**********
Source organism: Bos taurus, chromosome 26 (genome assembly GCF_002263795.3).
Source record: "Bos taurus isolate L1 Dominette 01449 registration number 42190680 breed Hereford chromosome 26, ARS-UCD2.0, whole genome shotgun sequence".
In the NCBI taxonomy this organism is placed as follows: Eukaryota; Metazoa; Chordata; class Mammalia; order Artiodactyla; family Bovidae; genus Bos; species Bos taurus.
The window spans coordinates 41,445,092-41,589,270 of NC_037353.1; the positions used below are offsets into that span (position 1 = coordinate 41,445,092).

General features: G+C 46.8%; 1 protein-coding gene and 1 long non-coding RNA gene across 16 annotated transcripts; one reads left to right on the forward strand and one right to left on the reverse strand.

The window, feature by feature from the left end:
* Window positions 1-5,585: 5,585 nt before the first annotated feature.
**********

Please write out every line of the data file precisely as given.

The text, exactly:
Source organism: Bos taurus, chromosome 26 (genome assembly GCF_002263795.3).
Source record: "Bos taurus isolate L1 Dominette 01449 registration number 42190680 breed Hereford chromosome 26, ARS-UCD2.0, whole genome shotgun sequence".
In the NCBI taxonomy this organism is placed as follows: Eukaryota; Metazoa; Chordata; class Mammalia; order Artiodactyla; family Bovidae; genus Bos; species Bos taurus.
The window spans coordinates 41,445,092-41,589,270 of NC_037353.1; the positions used below are offsets into that span (position 1 = coordinate 41,445,092).

General features: G+C 46.8%; 1 protein-coding gene and 1 long non-coding RNA gene across 16 annotated transcripts; one reads left to right on the forward strand and one right to left on the reverse strand.

The window, feature by feature from the left end:
* Window positions 1-5,585: 5,585 nt before the first annotated feature.